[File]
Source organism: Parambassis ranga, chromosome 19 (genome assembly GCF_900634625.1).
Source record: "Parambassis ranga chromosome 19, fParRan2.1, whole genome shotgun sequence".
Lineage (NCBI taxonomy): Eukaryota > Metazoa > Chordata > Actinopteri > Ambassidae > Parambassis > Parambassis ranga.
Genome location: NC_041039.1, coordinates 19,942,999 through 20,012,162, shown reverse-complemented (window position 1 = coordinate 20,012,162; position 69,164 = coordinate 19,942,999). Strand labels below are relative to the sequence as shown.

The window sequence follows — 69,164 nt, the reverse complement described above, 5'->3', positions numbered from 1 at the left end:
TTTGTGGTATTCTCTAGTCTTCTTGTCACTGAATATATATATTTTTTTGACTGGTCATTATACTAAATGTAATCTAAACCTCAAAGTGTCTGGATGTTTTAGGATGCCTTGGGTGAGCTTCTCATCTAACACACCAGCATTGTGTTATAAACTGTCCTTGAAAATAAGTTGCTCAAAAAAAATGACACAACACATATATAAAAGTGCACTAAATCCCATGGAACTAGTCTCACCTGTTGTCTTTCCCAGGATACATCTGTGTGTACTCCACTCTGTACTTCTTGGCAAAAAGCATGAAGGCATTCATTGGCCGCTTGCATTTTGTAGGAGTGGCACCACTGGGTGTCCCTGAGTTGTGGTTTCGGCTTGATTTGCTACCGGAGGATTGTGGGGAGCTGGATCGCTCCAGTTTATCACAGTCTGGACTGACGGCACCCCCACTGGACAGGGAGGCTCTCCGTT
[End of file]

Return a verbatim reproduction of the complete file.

Source organism: Parambassis ranga, chromosome 19 (genome assembly GCF_900634625.1).
Source record: "Parambassis ranga chromosome 19, fParRan2.1, whole genome shotgun sequence".
Lineage (NCBI taxonomy): Eukaryota > Metazoa > Chordata > Actinopteri > Ambassidae > Parambassis > Parambassis ranga.
Genome location: NC_041039.1, coordinates 19,942,999 through 20,012,162, shown reverse-complemented (window position 1 = coordinate 20,012,162; position 69,164 = coordinate 19,942,999). Strand labels below are relative to the sequence as shown.

The window sequence follows — 69,164 nt, the reverse complement described above, 5'->3', positions numbered from 1 at the left end:
TTTGTGGTATTCTCTAGTCTTCTTGTCACTGAATATATATATTTTTTTGACTGGTCATTATACTAAATGTAATCTAAACCTCAAAGTGTCTGGATGTTTTAGGATGCCTTGGGTGAGCTTCTCATCTAACACACCAGCATTGTGTTATAAACTGTCCTTGAAAATAAGTTGCTCAAAAAAAATGACACAACACATATATAAAAGTGCACTAAATCCCATGGAACTAGTCTCACCTGTTGTCTTTCCCAGGATACATCTGTGTGTACTCCACTCTGTACTTCTTGGCAAAAAGCATGAAGGCATTCATTGGCCGCTTGCATTTTGTAGGAGTGGCACCACTGGGTGTCCCTGAGTTGTGGTTTCGGCTTGATTTGCTACCGGAGGATTGTGGGGAGCTGGATCGCTCCAGTTTATCACAGTCTGGACTGACGGCACCCCCACTGGACAGGGAGGCTCTCCGTT